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Old 08-04-2015, 01:31 PM   #15
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Slowmover and crispyboy, it's a brand new 2015 truck that we special ordered and have only been driving for two months.

I just took another look at the tire information supplement, which says it is normal for the tire pressure to increase from 2 to 6 psi during operation. On the drive out to our destination, the increases remained within that range (according to the TPMS). On the drive back yesterday (after we'd adjusted tire pressures to the number on the placard), the pressures increased significantly more than that, and that worries me. I do wonder about the accuracy and reliability of the sensors.

I checked the truck tire pressures again this morning-- today two of the tires on opposite corners are spot on and the other two are a little high. On a side note, I have noticed that the Firestone Transforce AT tires they came with receive very mixed reviews.

Thanks for the tip on the Longacre gauge, slowmover. Apparently I wasn't paying much attention when I purchased the TireTek gauge earlier this year-- it's not like I haven't read numerous threads on tires and tire pressures on these forums and I should have noted the limited range on that gauge. I'll put it in our other vehicle and buy one with the proper range for the truck. That will be so much faster than dragging out the compressor to check tire pressures.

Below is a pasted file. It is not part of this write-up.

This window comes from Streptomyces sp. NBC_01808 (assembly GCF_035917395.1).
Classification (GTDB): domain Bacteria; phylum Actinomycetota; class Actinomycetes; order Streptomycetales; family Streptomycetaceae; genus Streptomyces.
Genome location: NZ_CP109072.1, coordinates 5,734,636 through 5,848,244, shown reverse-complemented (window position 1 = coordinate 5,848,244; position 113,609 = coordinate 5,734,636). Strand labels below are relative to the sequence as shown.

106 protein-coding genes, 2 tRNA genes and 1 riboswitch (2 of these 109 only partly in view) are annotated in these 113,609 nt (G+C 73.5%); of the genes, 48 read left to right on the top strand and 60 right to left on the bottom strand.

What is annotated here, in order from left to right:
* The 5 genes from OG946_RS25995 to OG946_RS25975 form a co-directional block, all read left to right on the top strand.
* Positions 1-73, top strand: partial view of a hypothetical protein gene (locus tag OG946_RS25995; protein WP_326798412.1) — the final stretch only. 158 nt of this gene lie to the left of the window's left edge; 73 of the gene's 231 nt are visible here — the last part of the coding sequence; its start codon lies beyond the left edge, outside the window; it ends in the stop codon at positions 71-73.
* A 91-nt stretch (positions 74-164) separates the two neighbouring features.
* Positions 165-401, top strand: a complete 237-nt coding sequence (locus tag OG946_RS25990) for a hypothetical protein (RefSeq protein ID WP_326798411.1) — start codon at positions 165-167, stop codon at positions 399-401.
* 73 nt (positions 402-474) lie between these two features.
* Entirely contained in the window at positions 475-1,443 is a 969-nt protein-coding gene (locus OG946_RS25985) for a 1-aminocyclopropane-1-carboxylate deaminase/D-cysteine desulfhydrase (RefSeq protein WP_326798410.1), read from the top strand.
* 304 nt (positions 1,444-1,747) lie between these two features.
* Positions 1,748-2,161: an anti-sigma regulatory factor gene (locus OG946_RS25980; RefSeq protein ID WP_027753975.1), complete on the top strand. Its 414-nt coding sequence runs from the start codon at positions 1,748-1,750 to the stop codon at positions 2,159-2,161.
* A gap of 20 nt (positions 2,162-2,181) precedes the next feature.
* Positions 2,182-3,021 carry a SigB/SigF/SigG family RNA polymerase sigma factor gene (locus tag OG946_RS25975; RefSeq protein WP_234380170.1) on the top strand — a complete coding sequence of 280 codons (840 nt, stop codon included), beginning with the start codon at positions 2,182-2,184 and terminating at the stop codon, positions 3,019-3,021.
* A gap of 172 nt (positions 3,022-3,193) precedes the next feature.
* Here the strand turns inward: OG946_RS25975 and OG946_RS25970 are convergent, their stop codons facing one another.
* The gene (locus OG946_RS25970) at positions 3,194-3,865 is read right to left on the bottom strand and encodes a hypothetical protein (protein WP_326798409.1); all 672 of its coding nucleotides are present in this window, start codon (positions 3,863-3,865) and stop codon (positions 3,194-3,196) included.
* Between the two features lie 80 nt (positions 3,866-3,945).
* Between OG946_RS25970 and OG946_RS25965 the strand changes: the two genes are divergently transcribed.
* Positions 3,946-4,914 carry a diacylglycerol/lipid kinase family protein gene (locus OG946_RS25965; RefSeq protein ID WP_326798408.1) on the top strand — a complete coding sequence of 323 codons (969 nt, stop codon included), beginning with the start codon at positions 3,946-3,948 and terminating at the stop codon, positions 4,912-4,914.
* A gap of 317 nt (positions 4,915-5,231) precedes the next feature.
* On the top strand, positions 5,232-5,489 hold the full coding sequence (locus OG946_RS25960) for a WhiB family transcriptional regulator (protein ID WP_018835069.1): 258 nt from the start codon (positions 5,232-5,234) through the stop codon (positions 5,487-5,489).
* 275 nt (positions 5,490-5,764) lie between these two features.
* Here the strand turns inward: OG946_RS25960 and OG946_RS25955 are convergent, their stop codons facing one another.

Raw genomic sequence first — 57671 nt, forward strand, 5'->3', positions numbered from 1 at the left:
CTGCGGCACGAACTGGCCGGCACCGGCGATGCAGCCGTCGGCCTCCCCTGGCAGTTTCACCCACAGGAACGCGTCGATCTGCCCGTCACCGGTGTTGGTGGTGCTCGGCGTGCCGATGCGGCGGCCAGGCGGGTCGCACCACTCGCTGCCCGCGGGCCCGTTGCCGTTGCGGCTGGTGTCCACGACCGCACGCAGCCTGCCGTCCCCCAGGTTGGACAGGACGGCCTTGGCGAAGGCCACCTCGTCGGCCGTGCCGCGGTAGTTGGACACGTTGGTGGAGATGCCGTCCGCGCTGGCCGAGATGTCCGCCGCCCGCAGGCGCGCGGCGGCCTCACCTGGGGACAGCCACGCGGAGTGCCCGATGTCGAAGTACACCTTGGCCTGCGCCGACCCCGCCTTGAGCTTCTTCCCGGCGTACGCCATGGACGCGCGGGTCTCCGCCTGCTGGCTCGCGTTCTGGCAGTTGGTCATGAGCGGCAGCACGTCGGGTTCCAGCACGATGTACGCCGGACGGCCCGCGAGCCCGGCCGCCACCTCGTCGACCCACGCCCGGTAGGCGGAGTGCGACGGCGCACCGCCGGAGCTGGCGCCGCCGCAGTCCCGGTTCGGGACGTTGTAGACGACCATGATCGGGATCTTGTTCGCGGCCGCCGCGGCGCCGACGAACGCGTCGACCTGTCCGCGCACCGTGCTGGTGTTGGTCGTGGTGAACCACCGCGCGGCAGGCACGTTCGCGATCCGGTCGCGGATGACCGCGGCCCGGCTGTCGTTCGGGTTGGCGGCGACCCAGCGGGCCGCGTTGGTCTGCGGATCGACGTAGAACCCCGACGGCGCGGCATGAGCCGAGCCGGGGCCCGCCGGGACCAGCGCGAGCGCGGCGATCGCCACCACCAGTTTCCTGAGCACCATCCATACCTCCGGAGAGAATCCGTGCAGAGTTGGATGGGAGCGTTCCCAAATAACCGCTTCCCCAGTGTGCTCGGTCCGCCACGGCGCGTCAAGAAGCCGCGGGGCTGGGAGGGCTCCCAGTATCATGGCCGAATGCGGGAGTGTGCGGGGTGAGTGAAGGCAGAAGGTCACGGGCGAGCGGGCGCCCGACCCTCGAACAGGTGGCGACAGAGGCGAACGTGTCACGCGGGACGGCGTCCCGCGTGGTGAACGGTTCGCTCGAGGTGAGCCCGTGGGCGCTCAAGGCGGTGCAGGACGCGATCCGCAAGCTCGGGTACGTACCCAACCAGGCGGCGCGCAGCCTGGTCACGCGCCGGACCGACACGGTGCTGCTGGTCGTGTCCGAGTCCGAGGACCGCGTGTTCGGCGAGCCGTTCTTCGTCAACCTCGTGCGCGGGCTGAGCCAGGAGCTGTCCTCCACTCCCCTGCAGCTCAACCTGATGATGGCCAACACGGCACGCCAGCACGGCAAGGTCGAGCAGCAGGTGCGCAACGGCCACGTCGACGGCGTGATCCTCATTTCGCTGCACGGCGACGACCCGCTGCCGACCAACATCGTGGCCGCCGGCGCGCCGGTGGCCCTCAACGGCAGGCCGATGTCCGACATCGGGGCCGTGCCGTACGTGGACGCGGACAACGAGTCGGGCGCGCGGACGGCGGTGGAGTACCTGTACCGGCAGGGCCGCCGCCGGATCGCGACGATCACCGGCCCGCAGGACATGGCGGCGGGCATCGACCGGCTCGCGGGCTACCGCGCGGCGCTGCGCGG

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Old 08-04-2015, 01:43 PM   #16
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On the drive back yesterday (after we'd adjusted tire pressures to the number on the placard), the pressures increased significantly more than that, and that worries me.
This is a typical indication the tires were under inflated for the load. Under inflated tires will generate more heat when in service than a properly inflated tire. This greater heat increases tire pressure.

Increasing tire pressure will keep the internal heat from forming. Too much increased tire pressure and the tire to road contact patch will be an issue. It is a Goldilocks thing where just right is the best place to be.

>>>>>>>>>>>>Action
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Old 08-04-2015, 02:10 PM   #17
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Quote:
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This is a typical indication the tires were under inflated for the load. Under inflated tires will generate more heat when in service than a properly inflated tire. This greater heat increases tire pressure.

Increasing tire pressure will keep the internal heat from forming. Too much increased tire pressure and the tire to road contact patch will be an issue. It is a Goldilocks thing where just right is the best place to be.

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Yesterday I mentioned to my husband that we have got to find the chart that indicates what psi for a given load, but am having trouble finding one. I think I've seen links here before but can't locate them. Can anyone help?
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Old 08-04-2015, 02:34 PM   #18
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I believe those charts are tire manufacturer specific and definately tire size specific. ( I might be wrong) I would suggest finding the tire manufacturer website and go searching there.

So tire pressure/load differences on a Ford Focus tire are going to be much different than a Ford F150.

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Old 08-04-2015, 02:41 PM   #19
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I believe those charts are tire manufacturer specific and definately tire size specific. ( I might be wrong) I would suggest finding the tire manufacturer website and go searching there.